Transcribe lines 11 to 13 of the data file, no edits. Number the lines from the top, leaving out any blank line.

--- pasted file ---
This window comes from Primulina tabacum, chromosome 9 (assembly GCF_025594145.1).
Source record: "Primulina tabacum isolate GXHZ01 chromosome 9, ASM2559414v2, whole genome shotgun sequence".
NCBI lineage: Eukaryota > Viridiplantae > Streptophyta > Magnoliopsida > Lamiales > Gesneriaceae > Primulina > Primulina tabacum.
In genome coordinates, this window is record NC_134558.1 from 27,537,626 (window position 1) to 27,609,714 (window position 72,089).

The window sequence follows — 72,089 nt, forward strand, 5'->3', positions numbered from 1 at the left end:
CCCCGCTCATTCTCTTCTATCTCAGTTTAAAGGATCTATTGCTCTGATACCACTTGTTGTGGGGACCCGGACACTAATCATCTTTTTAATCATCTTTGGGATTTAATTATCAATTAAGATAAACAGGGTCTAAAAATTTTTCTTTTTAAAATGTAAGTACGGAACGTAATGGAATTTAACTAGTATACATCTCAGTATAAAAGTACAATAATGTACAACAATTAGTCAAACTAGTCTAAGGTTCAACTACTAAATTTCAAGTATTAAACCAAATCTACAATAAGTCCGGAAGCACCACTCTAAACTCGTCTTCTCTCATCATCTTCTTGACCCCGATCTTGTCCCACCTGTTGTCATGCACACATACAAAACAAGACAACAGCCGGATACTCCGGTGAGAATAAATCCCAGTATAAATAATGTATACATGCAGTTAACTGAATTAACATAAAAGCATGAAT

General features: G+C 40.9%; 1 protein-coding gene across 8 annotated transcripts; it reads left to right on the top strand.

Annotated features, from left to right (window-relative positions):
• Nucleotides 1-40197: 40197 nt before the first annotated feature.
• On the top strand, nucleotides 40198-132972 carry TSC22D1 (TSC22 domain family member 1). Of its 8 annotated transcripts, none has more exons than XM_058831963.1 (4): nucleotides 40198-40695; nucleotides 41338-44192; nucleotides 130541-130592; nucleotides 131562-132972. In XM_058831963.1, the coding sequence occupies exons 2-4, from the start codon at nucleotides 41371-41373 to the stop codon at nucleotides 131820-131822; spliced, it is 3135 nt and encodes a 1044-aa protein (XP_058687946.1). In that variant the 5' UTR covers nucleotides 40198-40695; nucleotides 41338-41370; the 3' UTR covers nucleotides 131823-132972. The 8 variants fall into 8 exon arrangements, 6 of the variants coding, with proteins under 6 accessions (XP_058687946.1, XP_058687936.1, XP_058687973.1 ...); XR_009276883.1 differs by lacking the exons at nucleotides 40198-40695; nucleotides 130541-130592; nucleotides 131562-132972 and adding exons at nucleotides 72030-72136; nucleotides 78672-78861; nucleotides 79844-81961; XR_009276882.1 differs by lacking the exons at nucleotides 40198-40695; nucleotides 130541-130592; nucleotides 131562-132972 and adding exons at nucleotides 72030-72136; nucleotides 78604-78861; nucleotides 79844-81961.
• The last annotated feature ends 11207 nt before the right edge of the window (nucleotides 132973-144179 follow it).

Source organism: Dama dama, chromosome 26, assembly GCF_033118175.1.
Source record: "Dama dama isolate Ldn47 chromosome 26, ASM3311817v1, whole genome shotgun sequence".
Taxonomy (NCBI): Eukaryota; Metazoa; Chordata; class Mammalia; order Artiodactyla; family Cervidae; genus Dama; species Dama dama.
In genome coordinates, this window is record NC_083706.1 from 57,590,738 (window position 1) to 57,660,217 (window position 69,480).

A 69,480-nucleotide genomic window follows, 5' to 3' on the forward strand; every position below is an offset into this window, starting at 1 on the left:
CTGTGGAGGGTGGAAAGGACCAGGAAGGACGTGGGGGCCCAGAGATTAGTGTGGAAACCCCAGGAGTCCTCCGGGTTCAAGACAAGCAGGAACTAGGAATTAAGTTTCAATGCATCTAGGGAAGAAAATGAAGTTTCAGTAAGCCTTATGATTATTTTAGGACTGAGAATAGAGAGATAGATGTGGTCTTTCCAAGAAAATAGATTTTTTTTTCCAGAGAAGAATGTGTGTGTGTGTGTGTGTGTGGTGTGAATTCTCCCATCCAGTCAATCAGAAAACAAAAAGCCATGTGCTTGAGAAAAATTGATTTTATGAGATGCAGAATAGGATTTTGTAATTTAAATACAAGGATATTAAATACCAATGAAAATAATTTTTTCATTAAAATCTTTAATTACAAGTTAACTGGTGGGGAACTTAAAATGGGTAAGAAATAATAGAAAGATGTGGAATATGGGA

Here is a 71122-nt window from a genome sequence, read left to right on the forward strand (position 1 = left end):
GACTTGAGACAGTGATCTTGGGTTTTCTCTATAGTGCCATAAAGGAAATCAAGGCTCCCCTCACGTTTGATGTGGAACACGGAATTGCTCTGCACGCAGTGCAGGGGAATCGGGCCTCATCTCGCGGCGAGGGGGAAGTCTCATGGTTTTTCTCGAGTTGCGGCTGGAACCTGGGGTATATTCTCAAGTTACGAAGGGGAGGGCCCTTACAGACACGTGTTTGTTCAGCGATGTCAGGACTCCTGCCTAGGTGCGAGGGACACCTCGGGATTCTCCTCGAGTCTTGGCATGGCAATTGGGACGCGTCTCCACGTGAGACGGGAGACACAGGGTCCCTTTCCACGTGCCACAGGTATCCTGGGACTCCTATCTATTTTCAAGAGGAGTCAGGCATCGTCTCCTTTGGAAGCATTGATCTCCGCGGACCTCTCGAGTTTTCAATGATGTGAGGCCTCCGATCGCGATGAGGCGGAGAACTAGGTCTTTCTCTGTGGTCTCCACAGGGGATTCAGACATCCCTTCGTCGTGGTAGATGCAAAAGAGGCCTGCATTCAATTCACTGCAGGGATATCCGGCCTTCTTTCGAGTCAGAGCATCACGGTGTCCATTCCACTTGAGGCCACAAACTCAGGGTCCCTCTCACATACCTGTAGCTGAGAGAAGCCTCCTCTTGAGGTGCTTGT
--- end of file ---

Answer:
• The last annotated feature ends 11207 nt before the right edge of the window (nucleotides 132973-144179 follow it).

Source organism: Dama dama, chromosome 26, assembly GCF_033118175.1.
Source record: "Dama dama isolate Ldn47 chromosome 26, ASM3311817v1, whole genome shotgun sequence".